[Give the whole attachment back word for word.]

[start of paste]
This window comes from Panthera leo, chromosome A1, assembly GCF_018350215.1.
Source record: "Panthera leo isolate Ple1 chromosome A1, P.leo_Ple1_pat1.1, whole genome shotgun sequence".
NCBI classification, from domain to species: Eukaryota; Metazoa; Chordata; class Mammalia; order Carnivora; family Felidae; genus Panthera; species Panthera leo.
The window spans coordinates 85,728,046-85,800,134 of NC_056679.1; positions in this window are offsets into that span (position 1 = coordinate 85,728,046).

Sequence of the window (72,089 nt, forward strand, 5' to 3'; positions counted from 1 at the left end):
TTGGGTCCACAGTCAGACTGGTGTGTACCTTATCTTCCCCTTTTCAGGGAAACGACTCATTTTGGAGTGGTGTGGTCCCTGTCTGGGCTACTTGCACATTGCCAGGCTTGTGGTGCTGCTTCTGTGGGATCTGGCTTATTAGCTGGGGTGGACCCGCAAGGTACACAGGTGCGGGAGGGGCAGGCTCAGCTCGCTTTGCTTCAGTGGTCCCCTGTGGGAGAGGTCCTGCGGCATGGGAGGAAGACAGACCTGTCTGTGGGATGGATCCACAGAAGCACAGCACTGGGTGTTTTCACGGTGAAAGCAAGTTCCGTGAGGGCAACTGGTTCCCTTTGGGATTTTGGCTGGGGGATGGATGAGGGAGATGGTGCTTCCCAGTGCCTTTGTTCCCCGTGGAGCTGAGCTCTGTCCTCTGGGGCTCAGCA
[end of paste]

This window comes from Panthera leo, chromosome A1, assembly GCF_018350215.1.
Source record: "Panthera leo isolate Ple1 chromosome A1, P.leo_Ple1_pat1.1, whole genome shotgun sequence".
NCBI classification, from domain to species: Eukaryota; Metazoa; Chordata; class Mammalia; order Carnivora; family Felidae; genus Panthera; species Panthera leo.
The window spans coordinates 85,728,046-85,800,134 of NC_056679.1; positions in this window are offsets into that span (position 1 = coordinate 85,728,046).

Sequence of the window (72,089 nt, forward strand, 5' to 3'; positions counted from 1 at the left end):
TTGGGTCCACAGTCAGACTGGTGTGTACCTTATCTTCCCCTTTTCAGGGAAACGACTCATTTTGGAGTGGTGTGGTCCCTGTCTGGGCTACTTGCACATTGCCAGGCTTGTGGTGCTGCTTCTGTGGGATCTGGCTTATTAGCTGGGGTGGACCCGCAAGGTACACAGGTGCGGGAGGGGCAGGCTCAGCTCGCTTTGCTTCAGTGGTCCCCTGTGGGAGAGGTCCTGCGGCATGGGAGGAAGACAGACCTGTCTGTGGGATGGATCCACAGAAGCACAGCACTGGGTGTTTTCACGGTGAAAGCAAGTTCCGTGAGGGCAACTGGTTCCCTTTGGGATTTTGGCTGGGGGATGGATGAGGGAGATGGTGCTTCCCAGTGCCTTTGTTCCCCGTGGAGCTGAGCTCTGTCCTCTGGGGCTCAGCA